Visionary. Icon. Genius. Legend. Those within and outside of the architecture and design community shared those one-word descriptors fast and furiously after learning that we lost Cornelia Hahn Oberlander (1921-2021) to COVID-19 last month. Politicians and civic mandarins tweeted fulsome tributes. Newspapers, journals and social media encapsulated the highlights of a remarkable life: refugee from Nazi Germany, student of Walter Gropius, employee of Louis Kahn and Dan Kiley, longtime collaborator of Arthur Erickson, Moshe Safdie and Renzo Piano and Companion of the Order of Canada. Honoured with monographs, biography, every kind of award, and now an exhibition of her work organized by the West Vancouver Museum and the Art Gallery of Alberta.
Praise costs nothing and is easy to dole out. Following her principles in our urban environments, however, is more difficult and expensive. Without her powerfully confident voice, it will just get more difficult. “She did not hesitate to speak her mind, and believed passionately in what she did, advocating fiercely for an idea, even if it meant criticizing her own clients,” says Chris Phillips, partner of PFS Studio and colleague. “Who do we throw the torch to now? I don’t know,” says landscape architect Joseph Fry. “There is no one like her to take up the charge.”
To do true justice to Oberlander’s legacy, we must do more than simply lionize her with a checklist of external recognition. We need to acknowledge the complexity and contradictions of her work and her profession. During two separate interviews in 2012 and 2016, Oberlander shared many of her thoughts and recollections with me in her Bauhaus-style house near the University of British Columbia. Designed by Barry Downs, following the guidelines of her husband Peter Oberlander, it reflects the couple’s grounding in the philosophy of Walter Gropius, who headed Harvard Graduate School of Design during their years as students.
She recalled how, in the early 1950s, when she resettled in Vancouver with Peter, she found the intellectual life of the young city to be “very thin.” Public architectural talks by architects were rare at that time and place, but two landmark events helped galvanize her ambition. In 1953, she attended Richard Neutra’s lecture at the Vancouver Art Gallery, which electrified her along with just about everybody else in the audience. Neutra presented the arguments and images from his seminal book Mystery and Realities of the Site. Here at the podium stood one of the world’s significant architects, deftly arguing the importance of landscape as a primordial element of the built environment rather than a contextual nuisance or an afterthought. The architect, he argued, should harness the bedrock and boulders and plant growth he finds at the building site— and defer to them. “Trees are wonderful — even though they may drop leaves or seeds and give you the chore of tidying up the place,” he argued. “But who would want to forfeit his teeth, just to avoid brushing them? If there are trees granted you by fate, can you conceive a layout to conserve them? Never sacrifice a tree if you can help it.”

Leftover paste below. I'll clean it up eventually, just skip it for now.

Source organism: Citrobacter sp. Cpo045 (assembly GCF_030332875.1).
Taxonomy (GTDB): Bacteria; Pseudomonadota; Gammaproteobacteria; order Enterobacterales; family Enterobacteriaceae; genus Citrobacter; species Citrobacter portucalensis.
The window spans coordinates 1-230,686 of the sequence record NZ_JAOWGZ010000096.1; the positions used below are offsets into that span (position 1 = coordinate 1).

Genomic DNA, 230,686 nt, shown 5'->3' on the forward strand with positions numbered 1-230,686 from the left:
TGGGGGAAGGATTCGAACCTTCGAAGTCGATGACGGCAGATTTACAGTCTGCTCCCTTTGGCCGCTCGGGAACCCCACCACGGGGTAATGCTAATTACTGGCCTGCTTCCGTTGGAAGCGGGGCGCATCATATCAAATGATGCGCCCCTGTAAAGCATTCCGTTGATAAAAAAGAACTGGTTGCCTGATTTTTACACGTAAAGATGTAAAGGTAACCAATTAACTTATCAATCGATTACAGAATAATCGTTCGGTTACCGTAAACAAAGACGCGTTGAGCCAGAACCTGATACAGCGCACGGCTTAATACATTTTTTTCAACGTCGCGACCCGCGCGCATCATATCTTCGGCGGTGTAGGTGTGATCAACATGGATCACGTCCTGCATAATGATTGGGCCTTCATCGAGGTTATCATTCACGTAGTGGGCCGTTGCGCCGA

Neutra’s lecture impacted its audience in different ways. Architects like Ron Thom took him literally, not deigning to touch any existing trees on a site, while Oberlander thought about the concept of deferring to nature in a much different way. She sought to construct and articulate the landscape, move trees from one part of a site to another where they best thrive according to her botanical research; even putting them in storage if necessary, as she would later do with trees as Robson Square when their site needed relining.
Around the same time as the Neutra lecture, Oberlander landed her first landscape project: the Sydney and Constance Friedman House near the University of British Columbia, designed by then director of UBC’s architecture school, Fred Lasserre. Sloping bedrock covered much of the property, severely limiting the foliage options. Instead of burying the bedrock in soil for a conventional lawn and delicate flowers, she installed a layer of gravel and specified heather and other plantings conducive to such a well-drained environment. When I spoke to her about that project in 2012, Dr. Friedman was still living in the house and she exultantly told me that, with his support, she planned to restore its landscape to her original 1953 splendour.
Oberlander’s education in architecture under Walter Gropius grounded her in the Bauhaus ethos, a movement crucial for upending the built environment’s postwar colonial paradigm. It makes for landscape design that is as different from the naturalism of Frederick Law Olmsted as a Piet Mondrian grid painting is from a John Constable canvas. Olmsted’s Central Park, like most other renowned 19th-century parks in North America, posited landscape architecture as a close imitation of nature, even if the replication looked nothing like the original pre-colonization site.
Central Park is gorgeous and functional for its purpose. Oberlander and her modernist peers, however, recognized that new contemporary parks could no longer simply visually mimic the wild environment; they had to logistically improve the urban one. And in the contemporary city, wherein the original nature has been long paved over and now has to be largely woven in or reconstructed from scratch, notes longtime collaborator Eva Matsuzaki, Oberlander excelled.